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Zach Collins or Harry Giles: Reevaluating the Blazers’ 2017 NBA Draft Trade

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Blazer’s Edge contributors Brian Freeman and Steve Dewald re-evaluate the draft day trade that brought Zach Collins to Portland.

NBA: Portland Trail Blazers-Media Day Craig Mitchelldyer-USA TODAY Sports

The Portland Trail Blazers are banking on big things from second-year big man Zach Collins this season. Collins arrived in Rip City in the 2017 NBA Draft via a trade with the Sacramento Kings. The Blazers shipped picks Nos. 15 and 20 to Sacramento in exchange for the rights to Collins. The Kings used those two picks to select North Carolina’s Justin Jackson and Duke’s Harry Giles.

Second guessing a trade that involves players in the early stages of their careers is risky, but the positive buzz surrounding a now-healthy Giles is likely to fuel speculation this season. Today, Blazer’s Edge contributors Brian Freeman and Steve Dewald exchang their thoughts on Collins vs. Giles. Who would have been the better selection?


Re-evaluating the trade between the Blazers and Kings really boils down to your feelings towards Giles’ upside. Do you buy into the hype that he is a contender for Rookie of the Year honors? Or, does his injury history represent a bridge too far?

Steve: Giles has had major surgery on both of his knees. He underwent ACL and MCL surgery on his left knee, and later went under the knife to repair an ACL tear in his right knee. The combination of those injuries limited him to just 300 minutes of action at Duke, and resulted in him missing the entire 2017-18 NBA season.

Once you look past all of that, there is still a lot to like about Giles’ potential. He was billed as a rim-running big man out of high school, but he showcased his re-tooled jump shot at Las Vegas Summer League earlier in the year. If Giles reclaims the majority of his old athleticism, and adds a jump shot—he will blossom into a premier NBA big man.

That “if” surrounding Giles’ health is massive. Compounding his injury history is the presence of Marvin Bagley III in Sacramento’s frontcourt. If voters look to the Kings for a ROY candidate, my money is on Bagley.

Brian: I was impressed watching Giles in summer league and he looks to have carried over his success to the preseason. But transferring that to the NBA regular season is a completely different animal. Giles could be a useful rotation big this year, but I can say with confidence that he wont have near the impact on the floor that Bagley will. As much as I do like Giles’ upside, he remains a wild card, both in terms of health and on court production— a combination that makes me uneasy.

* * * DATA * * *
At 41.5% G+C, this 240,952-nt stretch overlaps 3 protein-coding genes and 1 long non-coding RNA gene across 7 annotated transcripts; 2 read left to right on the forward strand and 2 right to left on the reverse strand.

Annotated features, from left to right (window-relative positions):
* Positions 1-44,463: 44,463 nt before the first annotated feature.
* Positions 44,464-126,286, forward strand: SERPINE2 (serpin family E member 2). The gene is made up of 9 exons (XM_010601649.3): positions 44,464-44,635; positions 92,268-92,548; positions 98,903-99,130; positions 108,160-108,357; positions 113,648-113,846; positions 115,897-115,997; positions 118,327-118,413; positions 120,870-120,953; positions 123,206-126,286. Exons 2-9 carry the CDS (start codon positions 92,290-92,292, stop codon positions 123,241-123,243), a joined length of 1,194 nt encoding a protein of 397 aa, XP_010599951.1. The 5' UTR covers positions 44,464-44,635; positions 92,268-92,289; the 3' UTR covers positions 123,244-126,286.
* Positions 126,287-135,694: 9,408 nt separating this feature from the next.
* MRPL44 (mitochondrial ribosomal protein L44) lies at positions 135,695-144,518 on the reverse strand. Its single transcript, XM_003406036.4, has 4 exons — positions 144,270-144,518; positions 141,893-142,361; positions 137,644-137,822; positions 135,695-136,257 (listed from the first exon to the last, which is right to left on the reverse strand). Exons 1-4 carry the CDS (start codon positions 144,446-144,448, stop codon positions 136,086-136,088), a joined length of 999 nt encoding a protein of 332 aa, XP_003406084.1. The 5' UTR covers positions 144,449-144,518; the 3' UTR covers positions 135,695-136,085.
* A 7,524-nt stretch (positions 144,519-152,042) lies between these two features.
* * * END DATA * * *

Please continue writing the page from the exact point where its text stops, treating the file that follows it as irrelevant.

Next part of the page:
After balancing your feelings towards Giles with your expectations for Collins, how do you feel about the trade the Blazers made with the Kings? Is Portland out in front?

Brian: I am operating under the assumption that if Portland kept the picks, that they would have ended up with Jackson and Giles. This is a different conversation if Portland could turn back time and select any combination of Jarrett Allen, John Collins, Kyle Kuzma, or OG Anunoby with those two picks.

I came into the draft high on Justin Jackson. He is a forgotten part of the trade (because everyone is forgotten as soon as they go to Sacramento), but he quietly had a solid rookie year. Here is the statistical breakdown between Collins and Jackson via Basketball-reference.com

Keep in mind that Collins played on the three seed in the West; Jackson played on a 27-win team. That matters. It’s also important to note that Jackson is two and a half years older than Collins. But the production in their rookie years is comparable. Collins was the better defender, Jackson the more effective on the offensive side of the ball. I still suspect that Collins winds up the best player of the three involved in the deal, but the margins between them are slim, especially considering Giles holds the most upside. I don’t think either team takes the deal back at this point.

Steve: Until I see Giles play an entire NBA season, I still feel like the Blazers have the advantage. Giles might possess a more highlight-worthy set of skills, but Portland is already expecting Collins to contribute on a playoff team (the Blazers’ limited roster flexibility also plays a part).

I could be swayed slightly the other way if Jackson had played better as a rookie. The Kings have played Bagley out of position at small forward in the preseason, which is a indicator of how Jackson has struggled to carve out a role heading into his second year.

For now, Donovan Mitchell is the primary image I see when I put on my hindsight googles.


Do you agree with Brian and Steve? Tell us your thoughts in the comments below.